On a personal level it knows your age, sex and location (remember 'a/s/l?' from the AOL chat days?), your viewing history, the devices you use, when and where you watch, the content you share on social media and what your friends are watching.

It is from this and its huge army of engineers, mathematicians and statisticians that Netflix is able to create algorithms that lay on top of each other giving you those ultra-personalised "rows" of content it calls "alt-genres." You're also giving Netflix a better idea of which shows to keep in the archive and which to ditch. You're also informing the company's decision making process when commissioning new shows like House of Cards and Orange is the New Black. In that regard, it attempts to attract different demographics to those shows by presenting tailored trailers for different sectors of the audience. It's less about why it's universally good and more about why you would like it.

Facebook
Facebook trends - making sense of mountains of clicks

Facebook is another example of how big data can improve the experience for the average user. When the company introduced Trending Topics in January, many rolled their eyes and accused the social network of simply aping Twitter. However, it quickly became apparent that these trends were far more useful to the average user than Twitter's, which are based on two rather facile pieces of information; location and frequency.

Facebook's version also harnesses popular conversations, but those stories you see in the top right corner are also very much personalised. Thanks to what it knows about you, your posts, your location, the music you've listened to via your connected Spotify account, the episodes watched on Netflix and the articles you've commented on through Facebook Connect. Combining this information with your friends, your likes, your gender and your age, it is able to accurately curate your own personal news digest.

So, instead of seeing #1DNiallDay in trends, you may actually see stuff you're interested in. Speaking personally, I currently see stories about the NBA, Major League Baseball, Marilyn Manson, Sons of Anarchy, Reading Rainbow, Dave Chappelle, Edward Snowden and Robert De Niro. It's almost as if they know me...

Personal shopper

Big data has also been penetrating our shopping habits for years. Tesco's Clubcard programme, which has existed for two decades, did a lot to pioneer that by collecting information on everything we purchase to provide suitable coupons, discounts and rewards in exchange for that knowledge.

Apps like Groupon and Foursquare have built on that by offering personalised offers and coupons based on your location and preferences, while Amazon keeps a very close watch on what you're buying and what you're browsing and tailors ads and communications accordingly.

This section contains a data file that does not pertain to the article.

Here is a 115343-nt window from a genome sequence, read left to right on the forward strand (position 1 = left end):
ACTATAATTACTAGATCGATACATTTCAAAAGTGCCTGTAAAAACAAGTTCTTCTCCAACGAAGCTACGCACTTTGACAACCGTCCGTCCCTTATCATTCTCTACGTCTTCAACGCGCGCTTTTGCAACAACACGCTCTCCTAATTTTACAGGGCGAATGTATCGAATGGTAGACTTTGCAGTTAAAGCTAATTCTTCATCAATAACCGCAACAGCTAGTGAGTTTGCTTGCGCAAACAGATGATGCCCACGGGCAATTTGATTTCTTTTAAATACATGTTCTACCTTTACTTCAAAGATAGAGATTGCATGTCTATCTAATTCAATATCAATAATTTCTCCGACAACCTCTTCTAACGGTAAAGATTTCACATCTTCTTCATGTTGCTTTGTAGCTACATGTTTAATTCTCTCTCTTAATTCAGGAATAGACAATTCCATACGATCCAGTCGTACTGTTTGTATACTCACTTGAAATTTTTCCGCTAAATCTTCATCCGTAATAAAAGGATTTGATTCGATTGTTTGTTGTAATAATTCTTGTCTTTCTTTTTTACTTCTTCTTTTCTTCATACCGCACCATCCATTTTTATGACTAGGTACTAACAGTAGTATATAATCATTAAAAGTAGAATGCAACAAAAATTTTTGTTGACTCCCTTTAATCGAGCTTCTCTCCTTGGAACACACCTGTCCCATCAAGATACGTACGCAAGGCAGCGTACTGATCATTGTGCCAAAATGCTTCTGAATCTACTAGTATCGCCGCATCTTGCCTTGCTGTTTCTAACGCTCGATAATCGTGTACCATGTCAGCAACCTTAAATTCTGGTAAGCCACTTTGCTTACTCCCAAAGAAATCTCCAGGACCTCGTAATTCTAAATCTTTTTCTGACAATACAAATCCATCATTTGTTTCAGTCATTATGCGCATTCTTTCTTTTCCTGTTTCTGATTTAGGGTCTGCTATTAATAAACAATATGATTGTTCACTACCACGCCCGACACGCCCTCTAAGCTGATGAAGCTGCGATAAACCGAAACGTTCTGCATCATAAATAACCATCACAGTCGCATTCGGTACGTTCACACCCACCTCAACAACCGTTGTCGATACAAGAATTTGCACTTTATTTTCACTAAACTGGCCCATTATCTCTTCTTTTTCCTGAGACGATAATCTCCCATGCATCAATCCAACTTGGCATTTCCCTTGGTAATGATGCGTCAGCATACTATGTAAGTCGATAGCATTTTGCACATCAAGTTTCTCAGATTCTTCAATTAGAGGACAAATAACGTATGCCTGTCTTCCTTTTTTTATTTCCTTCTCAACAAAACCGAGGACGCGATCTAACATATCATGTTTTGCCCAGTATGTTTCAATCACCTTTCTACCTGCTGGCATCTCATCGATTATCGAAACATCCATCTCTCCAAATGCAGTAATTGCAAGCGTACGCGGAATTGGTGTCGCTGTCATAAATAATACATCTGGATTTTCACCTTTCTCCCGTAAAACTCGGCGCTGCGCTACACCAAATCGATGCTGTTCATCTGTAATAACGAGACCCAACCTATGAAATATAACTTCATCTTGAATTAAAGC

Apple
Apple's iBeacon technology could revolutionise shopping

The next level could be Apple's iBeacon technology. These small, low-frequency Bluetooth receivers located in brick and mortar stores can offer shoppers customised discounts and promotions, via smartphone push notifications, depending on your precise location within a store.

These offers could be based on how many times you've visited the store and looked at the product, the other stores you've visited that day, your previous purchasing habits and items your spouse may have taken a shine to. Of course it requires your co-operation and willingness to participate, but it could revolutionise window shopping.

Indeed, amid all of the fears over whether we're feeding too much personal information into the system, it's easy to overlook what we're getting out.

Waze
Waze's traffic data is being used by Google

Take the Waze navigation application for iPhone and Android, for example. The Google-owned tool offers real-time, crowd-sourced information on traffic problems, accidents, speed cameras, police traps and petrol prices. Drivers are contributing to this giant data cloud, but those users are also experiencing unprecedented benefits.

In that sense Waze is an excellent metaphor for the dawning of this new, as yet largely unregulated, big data awakening. The benefits and drawbacks are there for all to see, but this ever-growing data set is enriching experiences across practically every facet of our digital lives.